June 25. St. William of Vericelli: (1085-1142): He was a Catholic hermit and the founder of the Congregation of Monte Vergine, or "Williamites".

June 26. Bl. Teresa Fantou: (Martyred in 1794): A member of the Sisters of Charity in Arras, during the French Revolution, she was arrested by republican authorities and guillotined at Cambrai.Teresa and her three companions, Francoise Lanel, Madeleine Fontaine, and Joan Gerard were beatified in 1920.

June 27. St. Cyril of Alexandria: (376-444): He was the Patriarch of Alexandria from 412 to 444. He was enthroned when the city was at the height of its influence and power within the Roman Empire. Cyril wrote extensively and was a leading protagonist in the Christological controversies of the later 4th and 5th centuries. He was a central figure in the First Council of Ephesus in 431, which led to the deposition of Nestorius as Patriarch of Constantinople. He was declared a Doctor of the Church by Pope Leo XIII in 1882.

June 28. St. Iraneus: (125-202): was Bishop of Lugdunum in Gaul, then a part of the Roman Empire (now Lyons, France). He was an early Church Father and apologist, and his writings were formative in the early development of Christian theology. He was a hearer of Polycarp, who in turn was traditionally a disciple of John the Evangelist.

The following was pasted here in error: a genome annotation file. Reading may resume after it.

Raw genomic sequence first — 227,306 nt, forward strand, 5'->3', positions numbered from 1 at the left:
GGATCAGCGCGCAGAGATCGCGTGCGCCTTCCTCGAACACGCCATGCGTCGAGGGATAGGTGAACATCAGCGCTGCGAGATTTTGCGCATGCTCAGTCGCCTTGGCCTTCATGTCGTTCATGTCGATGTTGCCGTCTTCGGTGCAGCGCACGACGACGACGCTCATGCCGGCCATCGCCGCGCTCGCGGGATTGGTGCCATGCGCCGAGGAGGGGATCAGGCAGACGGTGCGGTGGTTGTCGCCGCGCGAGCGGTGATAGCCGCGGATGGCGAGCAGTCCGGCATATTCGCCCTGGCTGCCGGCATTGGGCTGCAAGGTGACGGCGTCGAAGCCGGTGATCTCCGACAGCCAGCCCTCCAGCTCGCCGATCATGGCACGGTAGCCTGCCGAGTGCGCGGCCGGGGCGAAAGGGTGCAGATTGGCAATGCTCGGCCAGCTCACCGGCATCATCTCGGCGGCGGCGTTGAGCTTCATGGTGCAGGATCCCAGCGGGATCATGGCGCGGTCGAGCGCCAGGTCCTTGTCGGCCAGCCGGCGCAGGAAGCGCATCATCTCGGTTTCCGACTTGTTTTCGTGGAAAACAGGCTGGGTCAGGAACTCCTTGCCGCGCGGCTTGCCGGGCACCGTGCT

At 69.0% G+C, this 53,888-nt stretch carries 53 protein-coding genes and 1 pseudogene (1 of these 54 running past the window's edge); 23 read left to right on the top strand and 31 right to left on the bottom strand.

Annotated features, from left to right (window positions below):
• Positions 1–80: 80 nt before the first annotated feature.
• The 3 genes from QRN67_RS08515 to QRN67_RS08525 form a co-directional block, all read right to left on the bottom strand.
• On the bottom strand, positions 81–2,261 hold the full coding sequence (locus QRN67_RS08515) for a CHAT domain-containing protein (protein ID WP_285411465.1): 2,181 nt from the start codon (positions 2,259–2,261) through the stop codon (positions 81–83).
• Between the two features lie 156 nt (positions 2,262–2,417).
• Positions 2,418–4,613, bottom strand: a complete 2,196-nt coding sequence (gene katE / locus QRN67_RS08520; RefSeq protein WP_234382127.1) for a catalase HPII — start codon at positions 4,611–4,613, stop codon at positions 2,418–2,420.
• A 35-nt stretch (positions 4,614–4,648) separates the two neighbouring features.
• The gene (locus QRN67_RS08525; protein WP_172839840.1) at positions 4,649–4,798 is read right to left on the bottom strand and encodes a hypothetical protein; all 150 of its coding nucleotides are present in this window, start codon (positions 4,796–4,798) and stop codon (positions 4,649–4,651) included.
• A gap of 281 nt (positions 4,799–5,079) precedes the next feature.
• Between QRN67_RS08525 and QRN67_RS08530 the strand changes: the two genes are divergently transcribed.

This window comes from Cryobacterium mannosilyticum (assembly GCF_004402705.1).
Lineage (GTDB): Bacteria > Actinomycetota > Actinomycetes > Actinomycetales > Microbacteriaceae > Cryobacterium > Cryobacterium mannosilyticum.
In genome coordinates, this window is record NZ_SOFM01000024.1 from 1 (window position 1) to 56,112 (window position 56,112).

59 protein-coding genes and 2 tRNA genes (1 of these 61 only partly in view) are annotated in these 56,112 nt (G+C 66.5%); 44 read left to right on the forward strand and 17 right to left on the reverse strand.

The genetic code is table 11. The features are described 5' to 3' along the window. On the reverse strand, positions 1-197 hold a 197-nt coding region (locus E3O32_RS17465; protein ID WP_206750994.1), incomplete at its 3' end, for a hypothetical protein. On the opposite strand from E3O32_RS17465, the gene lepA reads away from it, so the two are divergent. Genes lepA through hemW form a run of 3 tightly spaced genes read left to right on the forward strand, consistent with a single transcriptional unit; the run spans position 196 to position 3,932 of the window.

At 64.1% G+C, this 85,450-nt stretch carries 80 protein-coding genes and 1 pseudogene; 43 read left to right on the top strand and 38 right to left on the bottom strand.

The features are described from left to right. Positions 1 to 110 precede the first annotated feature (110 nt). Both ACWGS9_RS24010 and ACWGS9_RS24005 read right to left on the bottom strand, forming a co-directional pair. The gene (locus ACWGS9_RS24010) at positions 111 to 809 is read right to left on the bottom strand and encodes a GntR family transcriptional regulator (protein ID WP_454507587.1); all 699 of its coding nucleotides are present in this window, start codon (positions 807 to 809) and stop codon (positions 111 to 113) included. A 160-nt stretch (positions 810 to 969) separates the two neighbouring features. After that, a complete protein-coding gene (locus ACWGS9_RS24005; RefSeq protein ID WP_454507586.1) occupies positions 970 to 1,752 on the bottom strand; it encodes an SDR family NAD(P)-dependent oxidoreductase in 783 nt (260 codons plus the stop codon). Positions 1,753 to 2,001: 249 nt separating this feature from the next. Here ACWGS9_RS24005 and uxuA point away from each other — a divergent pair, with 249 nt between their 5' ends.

June 29. Sts. Peter & Paul: Simon Peter or Cephas, the first pope, Prince of the Apostles, and founder, with St. Paul, of the see of Rome. The Roman Martyrology assigns 29 June as the feast day of both Peter and Paul, without thereby declaring that to be the day of their deaths. St. Augustine of Hippo says in his Sermon 295: "One day is assigned for the celebration of the martyrdom of the two apostles. But those two were one. Although their martyrdom occurred on different days, they were one.”

June 30. Bl. Raymond Lull: (1232-1315): was a Majorcan writer and philosopher, logician and a Franciscan tertiary. He wrote the first major work of Catalan literature. Recently-surfaced manuscripts show him to have anticipated by several centuries’ prominent work on elections theory. He is sometimes considered a pioneer of computation theory, especially given his influence on Gottfried Leibniz. Lull is well known also as a glossator of Roman Law. Within the Franciscan Order, he is honored as a martyr and he was beatified in 1857 by Pope Pius IX.